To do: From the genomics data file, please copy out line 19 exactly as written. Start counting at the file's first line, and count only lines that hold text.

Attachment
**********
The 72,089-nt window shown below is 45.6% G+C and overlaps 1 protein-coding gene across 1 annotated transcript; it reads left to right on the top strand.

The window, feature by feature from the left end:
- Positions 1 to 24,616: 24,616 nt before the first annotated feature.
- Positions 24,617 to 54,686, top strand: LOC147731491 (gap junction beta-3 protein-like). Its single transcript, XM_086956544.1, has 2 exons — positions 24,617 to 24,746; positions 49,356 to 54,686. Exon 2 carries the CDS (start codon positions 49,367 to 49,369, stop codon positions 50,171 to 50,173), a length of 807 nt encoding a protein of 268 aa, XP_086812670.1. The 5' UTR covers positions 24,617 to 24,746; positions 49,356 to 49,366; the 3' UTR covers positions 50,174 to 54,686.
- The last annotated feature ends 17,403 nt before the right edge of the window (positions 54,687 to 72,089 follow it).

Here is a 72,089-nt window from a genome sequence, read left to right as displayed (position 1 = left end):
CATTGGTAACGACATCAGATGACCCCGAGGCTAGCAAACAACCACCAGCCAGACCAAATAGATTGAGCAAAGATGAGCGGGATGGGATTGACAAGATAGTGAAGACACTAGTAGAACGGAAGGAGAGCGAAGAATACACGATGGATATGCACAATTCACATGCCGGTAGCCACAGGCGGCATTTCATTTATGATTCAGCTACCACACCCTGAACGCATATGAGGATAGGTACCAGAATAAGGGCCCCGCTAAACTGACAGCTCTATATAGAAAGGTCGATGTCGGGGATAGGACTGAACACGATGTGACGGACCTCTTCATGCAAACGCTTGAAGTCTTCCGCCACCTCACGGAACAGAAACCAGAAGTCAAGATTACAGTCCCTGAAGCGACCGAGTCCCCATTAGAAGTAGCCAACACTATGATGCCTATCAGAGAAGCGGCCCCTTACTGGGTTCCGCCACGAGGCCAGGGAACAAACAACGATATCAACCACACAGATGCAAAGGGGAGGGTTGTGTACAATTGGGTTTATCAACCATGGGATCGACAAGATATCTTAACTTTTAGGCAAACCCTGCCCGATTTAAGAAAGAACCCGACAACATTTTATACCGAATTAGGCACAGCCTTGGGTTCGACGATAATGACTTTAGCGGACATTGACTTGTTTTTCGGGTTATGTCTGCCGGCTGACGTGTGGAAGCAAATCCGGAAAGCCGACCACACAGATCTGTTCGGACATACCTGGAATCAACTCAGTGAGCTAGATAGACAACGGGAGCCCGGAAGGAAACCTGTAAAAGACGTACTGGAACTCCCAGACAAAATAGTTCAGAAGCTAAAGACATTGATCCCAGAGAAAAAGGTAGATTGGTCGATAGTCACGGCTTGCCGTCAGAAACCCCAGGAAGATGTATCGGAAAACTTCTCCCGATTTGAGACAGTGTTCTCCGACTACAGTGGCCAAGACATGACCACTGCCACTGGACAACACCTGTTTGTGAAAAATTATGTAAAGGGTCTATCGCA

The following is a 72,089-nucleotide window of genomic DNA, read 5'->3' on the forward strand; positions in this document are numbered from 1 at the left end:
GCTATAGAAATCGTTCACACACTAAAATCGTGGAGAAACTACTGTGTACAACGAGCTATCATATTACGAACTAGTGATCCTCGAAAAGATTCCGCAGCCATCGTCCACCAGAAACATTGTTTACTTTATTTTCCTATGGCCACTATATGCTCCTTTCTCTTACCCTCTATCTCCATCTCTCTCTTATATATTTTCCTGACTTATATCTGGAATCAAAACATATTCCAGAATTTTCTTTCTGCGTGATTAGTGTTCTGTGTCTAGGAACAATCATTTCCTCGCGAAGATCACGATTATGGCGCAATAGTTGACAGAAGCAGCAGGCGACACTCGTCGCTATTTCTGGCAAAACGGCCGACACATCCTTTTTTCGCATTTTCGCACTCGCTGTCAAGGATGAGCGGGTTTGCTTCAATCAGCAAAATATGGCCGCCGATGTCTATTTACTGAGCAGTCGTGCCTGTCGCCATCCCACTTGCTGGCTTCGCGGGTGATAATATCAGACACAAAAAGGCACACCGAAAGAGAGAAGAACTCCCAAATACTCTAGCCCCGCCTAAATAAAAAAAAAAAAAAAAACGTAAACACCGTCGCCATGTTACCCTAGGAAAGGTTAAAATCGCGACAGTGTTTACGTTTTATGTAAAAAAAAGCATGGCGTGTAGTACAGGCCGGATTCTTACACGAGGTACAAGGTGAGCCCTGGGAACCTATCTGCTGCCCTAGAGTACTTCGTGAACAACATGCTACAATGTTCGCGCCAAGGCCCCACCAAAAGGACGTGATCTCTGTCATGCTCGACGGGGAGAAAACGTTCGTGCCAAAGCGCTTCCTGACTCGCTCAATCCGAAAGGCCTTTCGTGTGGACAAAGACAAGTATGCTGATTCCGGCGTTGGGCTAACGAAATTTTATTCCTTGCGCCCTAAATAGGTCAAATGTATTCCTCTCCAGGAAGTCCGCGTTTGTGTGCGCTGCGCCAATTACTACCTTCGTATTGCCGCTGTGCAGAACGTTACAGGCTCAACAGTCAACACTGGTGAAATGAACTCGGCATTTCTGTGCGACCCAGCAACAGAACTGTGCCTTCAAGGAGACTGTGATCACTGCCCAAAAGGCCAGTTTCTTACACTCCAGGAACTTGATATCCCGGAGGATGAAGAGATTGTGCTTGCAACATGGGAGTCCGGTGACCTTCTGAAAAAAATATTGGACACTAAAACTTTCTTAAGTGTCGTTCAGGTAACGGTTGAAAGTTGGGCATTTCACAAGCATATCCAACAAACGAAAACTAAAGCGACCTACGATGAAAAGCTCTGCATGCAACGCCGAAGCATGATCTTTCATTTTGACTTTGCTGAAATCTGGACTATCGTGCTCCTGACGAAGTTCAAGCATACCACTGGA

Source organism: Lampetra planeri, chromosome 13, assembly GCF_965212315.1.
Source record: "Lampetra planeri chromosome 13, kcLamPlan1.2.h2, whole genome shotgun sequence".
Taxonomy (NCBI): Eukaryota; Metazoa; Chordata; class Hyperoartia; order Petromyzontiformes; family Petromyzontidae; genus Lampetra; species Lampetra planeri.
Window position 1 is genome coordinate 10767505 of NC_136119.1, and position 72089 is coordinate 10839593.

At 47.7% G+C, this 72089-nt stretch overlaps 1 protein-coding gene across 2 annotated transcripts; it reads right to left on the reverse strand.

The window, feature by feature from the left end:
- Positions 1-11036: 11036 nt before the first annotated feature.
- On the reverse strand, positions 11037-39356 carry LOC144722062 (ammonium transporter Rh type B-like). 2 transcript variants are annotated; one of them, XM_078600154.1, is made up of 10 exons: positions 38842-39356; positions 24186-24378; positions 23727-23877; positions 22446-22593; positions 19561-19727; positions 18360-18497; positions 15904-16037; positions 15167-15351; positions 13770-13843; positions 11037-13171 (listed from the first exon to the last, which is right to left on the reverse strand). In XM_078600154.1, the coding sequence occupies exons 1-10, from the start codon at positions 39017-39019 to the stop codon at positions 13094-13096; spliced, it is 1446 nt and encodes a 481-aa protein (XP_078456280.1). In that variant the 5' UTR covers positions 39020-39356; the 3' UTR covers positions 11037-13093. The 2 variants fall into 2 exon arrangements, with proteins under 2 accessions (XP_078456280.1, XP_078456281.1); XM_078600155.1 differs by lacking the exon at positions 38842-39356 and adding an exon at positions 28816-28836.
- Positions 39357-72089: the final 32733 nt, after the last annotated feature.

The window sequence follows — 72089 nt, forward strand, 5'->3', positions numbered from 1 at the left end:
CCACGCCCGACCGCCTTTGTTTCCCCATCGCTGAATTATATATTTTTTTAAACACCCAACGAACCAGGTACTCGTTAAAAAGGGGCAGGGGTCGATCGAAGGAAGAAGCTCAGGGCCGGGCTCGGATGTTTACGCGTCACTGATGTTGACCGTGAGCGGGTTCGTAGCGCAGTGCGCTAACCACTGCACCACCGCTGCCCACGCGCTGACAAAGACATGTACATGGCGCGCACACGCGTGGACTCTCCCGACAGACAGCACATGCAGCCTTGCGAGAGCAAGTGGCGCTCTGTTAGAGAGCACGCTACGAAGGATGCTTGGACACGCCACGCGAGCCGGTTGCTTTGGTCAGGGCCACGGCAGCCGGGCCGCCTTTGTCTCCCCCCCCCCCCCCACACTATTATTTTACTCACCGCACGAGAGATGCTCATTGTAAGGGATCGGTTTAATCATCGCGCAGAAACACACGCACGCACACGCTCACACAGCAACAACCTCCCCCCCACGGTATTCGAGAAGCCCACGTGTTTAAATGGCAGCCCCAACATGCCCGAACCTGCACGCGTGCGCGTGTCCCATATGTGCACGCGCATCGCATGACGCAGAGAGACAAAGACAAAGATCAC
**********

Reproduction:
The window sequence follows — 72089 nt, forward strand, 5'->3', positions numbered from 1 at the left end: